As always, 1 April saw an increase in the national minimum wages, across the age brackets. Contrary to previous employers, my current workplace pays everyone the over 25 wage, and therefore I was pleased with my increase, though it is still classed as a minimum. This is because, regardless of age, we perform the same work: our job titles are the same, our shift patterns are the same, and managerial expectations of us are the same.
Having worked from a young age, I’ve been exposed to various age-related pay-grades, and I have regularly felt the injustice of these. Understandably, the argument for different pay brackets is not only different financial responsibilities, but also to, supposedly, help young people who have never worked before gain experience. In my experience, this does not weigh out what feels like exploitation, when you are a 17-year-old working for what is now £4.35, doing the exact same job as a 25-year-old, who is on £8.21. Granted, the majority of teenagers are not responsible for rent, or food bills, but many 18-year-olds are, and they are still being paid £2.06 less an hour than their ‘adult’ colleagues.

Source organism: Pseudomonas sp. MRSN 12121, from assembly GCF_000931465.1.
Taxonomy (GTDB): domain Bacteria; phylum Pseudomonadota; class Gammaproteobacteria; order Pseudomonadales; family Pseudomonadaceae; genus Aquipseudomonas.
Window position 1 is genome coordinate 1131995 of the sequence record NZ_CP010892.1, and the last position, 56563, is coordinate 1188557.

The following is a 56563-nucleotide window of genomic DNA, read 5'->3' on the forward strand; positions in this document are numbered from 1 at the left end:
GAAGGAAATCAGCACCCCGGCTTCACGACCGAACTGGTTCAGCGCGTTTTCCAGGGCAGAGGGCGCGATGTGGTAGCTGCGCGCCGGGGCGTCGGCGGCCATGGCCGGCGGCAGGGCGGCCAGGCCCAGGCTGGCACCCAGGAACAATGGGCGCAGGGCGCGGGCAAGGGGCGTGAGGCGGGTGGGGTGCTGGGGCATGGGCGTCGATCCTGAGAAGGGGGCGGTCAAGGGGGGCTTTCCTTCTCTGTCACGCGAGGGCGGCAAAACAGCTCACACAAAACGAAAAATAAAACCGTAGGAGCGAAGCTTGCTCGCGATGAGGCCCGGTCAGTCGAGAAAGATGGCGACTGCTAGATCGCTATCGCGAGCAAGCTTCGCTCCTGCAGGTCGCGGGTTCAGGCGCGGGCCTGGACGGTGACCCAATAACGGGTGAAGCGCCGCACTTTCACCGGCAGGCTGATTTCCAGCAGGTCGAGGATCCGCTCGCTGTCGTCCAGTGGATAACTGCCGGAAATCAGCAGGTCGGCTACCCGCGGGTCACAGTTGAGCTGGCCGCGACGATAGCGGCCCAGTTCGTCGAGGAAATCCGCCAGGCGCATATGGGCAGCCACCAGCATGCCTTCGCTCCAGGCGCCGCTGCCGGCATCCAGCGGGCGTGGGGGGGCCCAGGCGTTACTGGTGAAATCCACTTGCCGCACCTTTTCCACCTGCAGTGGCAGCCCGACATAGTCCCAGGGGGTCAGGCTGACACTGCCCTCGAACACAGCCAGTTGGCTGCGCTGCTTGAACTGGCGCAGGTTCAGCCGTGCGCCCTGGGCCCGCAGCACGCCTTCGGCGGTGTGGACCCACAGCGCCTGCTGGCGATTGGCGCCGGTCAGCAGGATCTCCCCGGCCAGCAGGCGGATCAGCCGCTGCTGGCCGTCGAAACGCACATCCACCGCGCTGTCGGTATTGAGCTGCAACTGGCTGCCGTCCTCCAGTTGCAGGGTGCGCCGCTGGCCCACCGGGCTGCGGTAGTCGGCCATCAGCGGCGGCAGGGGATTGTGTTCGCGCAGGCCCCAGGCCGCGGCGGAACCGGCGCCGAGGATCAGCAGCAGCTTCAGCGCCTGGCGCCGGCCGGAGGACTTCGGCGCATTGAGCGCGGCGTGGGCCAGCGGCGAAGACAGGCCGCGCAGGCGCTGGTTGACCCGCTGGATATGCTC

It’s very difficult to swallow when you are a hard worker, and you watch those earning much more than you perform the bare minimum, whilst you put in your all, in order to maintain a job you need to pay your rent, to support your dependents, to earn a living. Age does not always determine financial need, and it certainly does not determine work ethic. Under the age of 18, whilst your colleagues are getting almost double your wage for the same hours, are you also expected to do half the work? Absolutely not, and anyone who says otherwise has clearly never worked a minimum wage job before. Though under-18s have more working rights than those over, such as guaranteed breaks after 4 hours, certain hours they are not permitted to work, this does not mean that the hours they are working are any less valid than those worked by others, or, unfortunately, that the company they work for will always abide by these restrictions. Though not all under 25s have the same financial commitments as overs, equally not all over 25s have children to feed, are paying their own rent, or have anyone who depends on their earning. It is not acceptable to call an 18-year-old an adult, give them adult accountability and responsibilities, and yet pay them so significantly less for the same job. It doesn’t wash when men are paid more than women, and it absolutely should not when it comes to age. If I’m being paid 25% less for every hour I work stacking the exact same number of shelves as someone else, then should my rent not be 25% less per mont